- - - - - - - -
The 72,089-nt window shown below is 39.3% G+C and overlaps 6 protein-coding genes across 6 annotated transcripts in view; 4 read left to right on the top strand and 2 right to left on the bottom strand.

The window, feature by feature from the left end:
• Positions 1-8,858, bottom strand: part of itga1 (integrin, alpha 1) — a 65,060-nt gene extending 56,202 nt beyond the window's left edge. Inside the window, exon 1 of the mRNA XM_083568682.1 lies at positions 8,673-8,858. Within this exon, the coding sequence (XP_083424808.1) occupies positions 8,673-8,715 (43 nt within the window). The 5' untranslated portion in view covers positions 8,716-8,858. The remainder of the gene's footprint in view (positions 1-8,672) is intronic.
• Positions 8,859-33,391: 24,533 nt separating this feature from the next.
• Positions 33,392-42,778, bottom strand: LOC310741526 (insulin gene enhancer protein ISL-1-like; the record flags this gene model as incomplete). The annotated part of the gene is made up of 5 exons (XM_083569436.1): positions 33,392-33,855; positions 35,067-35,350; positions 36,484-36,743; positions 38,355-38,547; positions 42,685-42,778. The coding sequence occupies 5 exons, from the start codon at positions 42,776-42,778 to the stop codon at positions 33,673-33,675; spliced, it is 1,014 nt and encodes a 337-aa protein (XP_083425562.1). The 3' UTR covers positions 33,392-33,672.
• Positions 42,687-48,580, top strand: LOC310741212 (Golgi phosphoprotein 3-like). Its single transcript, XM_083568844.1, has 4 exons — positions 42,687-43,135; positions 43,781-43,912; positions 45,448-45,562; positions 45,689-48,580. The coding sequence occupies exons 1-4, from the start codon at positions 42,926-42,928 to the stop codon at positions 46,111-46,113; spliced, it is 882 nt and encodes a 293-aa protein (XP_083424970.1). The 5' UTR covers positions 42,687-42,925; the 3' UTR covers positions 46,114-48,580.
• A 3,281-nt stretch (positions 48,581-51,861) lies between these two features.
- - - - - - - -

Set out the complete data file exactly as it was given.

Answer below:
The 72,089-nt window shown below is 39.3% G+C and overlaps 6 protein-coding genes across 6 annotated transcripts in view; 4 read left to right on the top strand and 2 right to left on the bottom strand.

The window, feature by feature from the left end:
• Positions 1-8,858, bottom strand: part of itga1 (integrin, alpha 1) — a 65,060-nt gene extending 56,202 nt beyond the window's left edge. Inside the window, exon 1 of the mRNA XM_083568682.1 lies at positions 8,673-8,858. Within this exon, the coding sequence (XP_083424808.1) occupies positions 8,673-8,715 (43 nt within the window). The 5' untranslated portion in view covers positions 8,716-8,858. The remainder of the gene's footprint in view (positions 1-8,672) is intronic.
• Positions 8,859-33,391: 24,533 nt separating this feature from the next.
• Positions 33,392-42,778, bottom strand: LOC310741526 (insulin gene enhancer protein ISL-1-like; the record flags this gene model as incomplete). The annotated part of the gene is made up of 5 exons (XM_083569436.1): positions 33,392-33,855; positions 35,067-35,350; positions 36,484-36,743; positions 38,355-38,547; positions 42,685-42,778. The coding sequence occupies 5 exons, from the start codon at positions 42,776-42,778 to the stop codon at positions 33,673-33,675; spliced, it is 1,014 nt and encodes a 337-aa protein (XP_083425562.1). The 3' UTR covers positions 33,392-33,672.
• Positions 42,687-48,580, top strand: LOC310741212 (Golgi phosphoprotein 3-like). Its single transcript, XM_083568844.1, has 4 exons — positions 42,687-43,135; positions 43,781-43,912; positions 45,448-45,562; positions 45,689-48,580. The coding sequence occupies exons 1-4, from the start codon at positions 42,926-42,928 to the stop codon at positions 46,111-46,113; spliced, it is 882 nt and encodes a 293-aa protein (XP_083424970.1). The 5' UTR covers positions 42,687-42,925; the 3' UTR covers positions 46,114-48,580.
• A 3,281-nt stretch (positions 48,581-51,861) lies between these two features.